Volkswagen CEO Winterkorn To Stay In Defeat For Chairman
Martin Winterkorn will stay on as chief executive of Volkswagen (VOWG_p.DE) in an unprecedented defeat for Ferdinand Piech, the German carmaker's powerful chairman and patriarch of its founding family.
Piech, who turned 78 on Friday, provoked a showdown with his CEO last week by planting a comment in a German magazine saying he had “distanced” himself from Winterkorn, who has nearly doubled revenues at Europe's largest auto group in his eight years at the helm.
But at a meeting of senior supervisory board members on Thursday, which was called to resolve the leadership crisis, Piech was completely isolated, with all other representatives on the six-member panel backing Winterkorn, sources told Reuters.
The committee issued a statement on Friday giving Winterkorn its “full support” and announcing that it would propose extending his contract beyond its December 2016 expiry date at a board meeting next February.
VW shares rose over 2 percent on the news before falling back to trade marginally lower.
“Winterkorn has received pretty clear support,” said Daniel Schwarz, an analyst at Commerzbank. “It is important that he is not only staying in his post, but also getting a contract extension.”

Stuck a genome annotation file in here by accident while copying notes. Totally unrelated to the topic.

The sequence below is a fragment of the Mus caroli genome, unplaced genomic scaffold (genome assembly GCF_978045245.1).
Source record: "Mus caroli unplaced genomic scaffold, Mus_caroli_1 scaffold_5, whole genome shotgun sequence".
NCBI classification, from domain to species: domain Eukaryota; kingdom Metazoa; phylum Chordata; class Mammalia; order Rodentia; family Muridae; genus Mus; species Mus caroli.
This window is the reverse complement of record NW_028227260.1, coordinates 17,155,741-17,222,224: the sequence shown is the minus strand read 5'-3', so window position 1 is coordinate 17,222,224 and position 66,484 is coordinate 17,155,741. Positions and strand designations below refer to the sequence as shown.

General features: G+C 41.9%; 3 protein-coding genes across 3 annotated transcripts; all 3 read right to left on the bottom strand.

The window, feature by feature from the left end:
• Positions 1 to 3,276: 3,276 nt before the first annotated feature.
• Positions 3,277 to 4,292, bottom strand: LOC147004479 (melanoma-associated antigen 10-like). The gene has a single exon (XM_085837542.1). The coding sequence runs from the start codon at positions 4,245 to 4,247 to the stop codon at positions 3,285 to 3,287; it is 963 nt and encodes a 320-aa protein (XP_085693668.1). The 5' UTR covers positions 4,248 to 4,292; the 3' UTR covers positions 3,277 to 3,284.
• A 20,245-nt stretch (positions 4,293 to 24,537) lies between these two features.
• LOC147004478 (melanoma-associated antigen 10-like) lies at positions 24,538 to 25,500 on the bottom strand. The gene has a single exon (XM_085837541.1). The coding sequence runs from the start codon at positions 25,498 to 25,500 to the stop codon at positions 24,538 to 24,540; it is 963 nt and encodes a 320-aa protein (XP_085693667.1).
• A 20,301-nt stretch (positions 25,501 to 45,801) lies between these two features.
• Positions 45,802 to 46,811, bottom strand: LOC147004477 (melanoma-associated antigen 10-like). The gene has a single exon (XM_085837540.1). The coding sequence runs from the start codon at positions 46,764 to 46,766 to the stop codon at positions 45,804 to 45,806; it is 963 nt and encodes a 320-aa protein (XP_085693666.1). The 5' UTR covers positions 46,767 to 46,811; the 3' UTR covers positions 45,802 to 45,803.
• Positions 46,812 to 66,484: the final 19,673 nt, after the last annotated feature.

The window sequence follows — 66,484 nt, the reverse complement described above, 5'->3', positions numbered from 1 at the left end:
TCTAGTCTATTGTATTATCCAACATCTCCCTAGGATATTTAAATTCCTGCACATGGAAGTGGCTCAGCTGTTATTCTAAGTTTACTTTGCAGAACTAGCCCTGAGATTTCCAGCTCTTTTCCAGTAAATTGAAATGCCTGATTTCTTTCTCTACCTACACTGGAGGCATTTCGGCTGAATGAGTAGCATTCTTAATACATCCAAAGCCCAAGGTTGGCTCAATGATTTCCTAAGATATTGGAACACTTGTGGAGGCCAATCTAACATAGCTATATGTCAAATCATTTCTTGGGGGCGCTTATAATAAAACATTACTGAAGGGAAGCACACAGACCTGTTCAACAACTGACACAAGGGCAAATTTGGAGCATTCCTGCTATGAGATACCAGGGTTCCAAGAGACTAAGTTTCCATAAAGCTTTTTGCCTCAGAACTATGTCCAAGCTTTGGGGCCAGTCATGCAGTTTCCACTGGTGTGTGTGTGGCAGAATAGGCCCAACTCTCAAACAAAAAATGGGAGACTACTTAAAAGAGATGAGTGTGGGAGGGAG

Under Winterkorn's direction, VW has expanded from eight to twelve brands, more than doubled the number of production plants to over 100 and boosted unit sales by 64 percent to a record 10.1 million vehicles last year.
But he has also faced criticism for the company's underperforming operations in the United States, its failure to keep pace with rivals like BMW (BMWG.DE) on fuel efficient technologies and the slowness of its push into budget cars.
Another problem has been declining profitability at the core VW brand.
The 67-year-old Winterkorn is trying to cut billions of euros in costs and revamp structures to revive profit margins, but Piech, who pushed out Winterkorn's predecessor Bernd Pischetsrieder, appears to have lost patience.
Sources told Reuters that in recent meetings of the supervisory board Piech had been vocal in his criticism of the U.S. operations and the VW brand's profit gap with rivals such as Toyota (7203.T).
“VW needs more change to address its significant structural shortcomings,” London-based analyst Arndt Ellinghorst of advisory firm Evercore ISI said.
Ahead of the Thursday crisis meeting, an Evercore survey of 50 investors showed many believed VW's share price would rise if both Winterkorn and Piech left, because this would allow the Wolfsburg-based firm to unlock greater earnings potential.
Crucially, Winterkorn seems to have the support of the company's unions. He has included labor representatives in discussions on how to implement the 5 billion euros in cost cuts that VW wants to make in its namesake brand by 2017.
“We will continue our successful course with Winterkorn,” said works council chief Bernd Osterloh, who participated in the Salzburg meeting. “He's the right man in the right place.”